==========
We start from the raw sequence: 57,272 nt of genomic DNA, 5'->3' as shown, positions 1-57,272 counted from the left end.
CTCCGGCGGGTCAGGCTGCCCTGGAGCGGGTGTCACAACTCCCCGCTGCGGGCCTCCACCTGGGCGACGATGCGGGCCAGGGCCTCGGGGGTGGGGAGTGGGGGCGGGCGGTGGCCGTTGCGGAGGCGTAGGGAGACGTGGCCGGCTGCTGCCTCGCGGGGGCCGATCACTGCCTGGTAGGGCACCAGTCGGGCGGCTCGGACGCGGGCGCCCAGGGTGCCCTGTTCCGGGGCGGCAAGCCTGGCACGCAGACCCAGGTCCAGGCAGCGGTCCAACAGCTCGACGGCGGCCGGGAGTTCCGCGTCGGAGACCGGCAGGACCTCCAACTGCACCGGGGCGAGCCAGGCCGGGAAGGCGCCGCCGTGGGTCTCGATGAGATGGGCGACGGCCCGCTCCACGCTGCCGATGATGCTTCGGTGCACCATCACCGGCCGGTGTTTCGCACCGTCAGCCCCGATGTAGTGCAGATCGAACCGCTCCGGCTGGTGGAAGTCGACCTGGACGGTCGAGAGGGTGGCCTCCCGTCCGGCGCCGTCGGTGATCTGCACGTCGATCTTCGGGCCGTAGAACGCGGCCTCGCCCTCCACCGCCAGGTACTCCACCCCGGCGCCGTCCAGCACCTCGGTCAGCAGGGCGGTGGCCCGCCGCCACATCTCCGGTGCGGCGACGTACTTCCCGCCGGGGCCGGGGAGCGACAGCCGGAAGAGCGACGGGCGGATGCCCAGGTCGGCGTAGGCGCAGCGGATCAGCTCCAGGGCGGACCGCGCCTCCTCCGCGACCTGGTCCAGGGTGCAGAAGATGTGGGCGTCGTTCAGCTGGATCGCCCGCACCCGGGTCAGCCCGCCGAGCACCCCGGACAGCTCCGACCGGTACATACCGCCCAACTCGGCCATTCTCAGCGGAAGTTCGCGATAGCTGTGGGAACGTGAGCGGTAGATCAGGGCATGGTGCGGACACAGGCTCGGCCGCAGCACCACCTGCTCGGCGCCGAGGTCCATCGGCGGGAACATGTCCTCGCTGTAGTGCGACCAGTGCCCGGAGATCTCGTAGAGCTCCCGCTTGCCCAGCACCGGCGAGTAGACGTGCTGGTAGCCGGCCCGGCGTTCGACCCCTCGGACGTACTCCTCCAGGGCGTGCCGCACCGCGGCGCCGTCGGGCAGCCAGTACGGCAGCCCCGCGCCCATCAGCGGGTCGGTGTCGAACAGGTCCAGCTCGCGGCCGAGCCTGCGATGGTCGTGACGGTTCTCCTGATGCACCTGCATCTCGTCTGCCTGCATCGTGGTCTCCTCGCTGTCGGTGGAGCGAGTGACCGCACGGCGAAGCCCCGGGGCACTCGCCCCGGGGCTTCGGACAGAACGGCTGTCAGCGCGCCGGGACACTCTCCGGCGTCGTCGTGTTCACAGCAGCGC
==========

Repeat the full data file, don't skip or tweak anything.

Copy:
We start from the raw sequence: 57,272 nt of genomic DNA, 5'->3' as shown, positions 1-57,272 counted from the left end.
CTCCGGCGGGTCAGGCTGCCCTGGAGCGGGTGTCACAACTCCCCGCTGCGGGCCTCCACCTGGGCGACGATGCGGGCCAGGGCCTCGGGGGTGGGGAGTGGGGGCGGGCGGTGGCCGTTGCGGAGGCGTAGGGAGACGTGGCCGGCTGCTGCCTCGCGGGGGCCGATCACTGCCTGGTAGGGCACCAGTCGGGCGGCTCGGACGCGGGCGCCCAGGGTGCCCTGTTCCGGGGCGGCAAGCCTGGCACGCAGACCCAGGTCCAGGCAGCGGTCCAACAGCTCGACGGCGGCCGGGAGTTCCGCGTCGGAGACCGGCAGGACCTCCAACTGCACCGGGGCGAGCCAGGCCGGGAAGGCGCCGCCGTGGGTCTCGATGAGATGGGCGACGGCCCGCTCCACGCTGCCGATGATGCTTCGGTGCACCATCACCGGCCGGTGTTTCGCACCGTCAGCCCCGATGTAGTGCAGATCGAACCGCTCCGGCTGGTGGAAGTCGACCTGGACGGTCGAGAGGGTGGCCTCCCGTCCGGCGCCGTCGGTGATCTGCACGTCGATCTTCGGGCCGTAGAACGCGGCCTCGCCCTCCACCGCCAGGTACTCCACCCCGGCGCCGTCCAGCACCTCGGTCAGCAGGGCGGTGGCCCGCCGCCACATCTCCGGTGCGGCGACGTACTTCCCGCCGGGGCCGGGGAGCGACAGCCGGAAGAGCGACGGGCGGATGCCCAGGTCGGCGTAGGCGCAGCGGATCAGCTCCAGGGCGGACCGCGCCTCCTCCGCGACCTGGTCCAGGGTGCAGAAGATGTGGGCGTCGTTCAGCTGGATCGCCCGCACCCGGGTCAGCCCGCCGAGCACCCCGGACAGCTCCGACCGGTACATACCGCCCAACTCGGCCATTCTCAGCGGAAGTTCGCGATAGCTGTGGGAACGTGAGCGGTAGATCAGGGCATGGTGCGGACACAGGCTCGGCCGCAGCACCACCTGCTCGGCGCCGAGGTCCATCGGCGGGAACATGTCCTCGCTGTAGTGCGACCAGTGCCCGGAGATCTCGTAGAGCTCCCGCTTGCCCAGCACCGGCGAGTAGACGTGCTGGTAGCCGGCCCGGCGTTCGACCCCTCGGACGTACTCCTCCAGGGCGTGCCGCACCGCGGCGCCGTCGGGCAGCCAGTACGGCAGCCCCGCGCCCATCAGCGGGTCGGTGTCGAACAGGTCCAGCTCGCGGCCGAGCCTGCGATGGTCGTGACGGTTCTCCTGATGCACCTGCATCTCGTCTGCCTGCATCGTGGTCTCCTCGCTGTCGGTGGAGCGAGTGACCGCACGGCGAAGCCCCGGGGCACTCGCCCCGGGGCTTCGGACAGAACGGCTGTCAGCGCGCCGGGACACTCTCCGGCGTCGTCGTGTTCACAGCAGCGC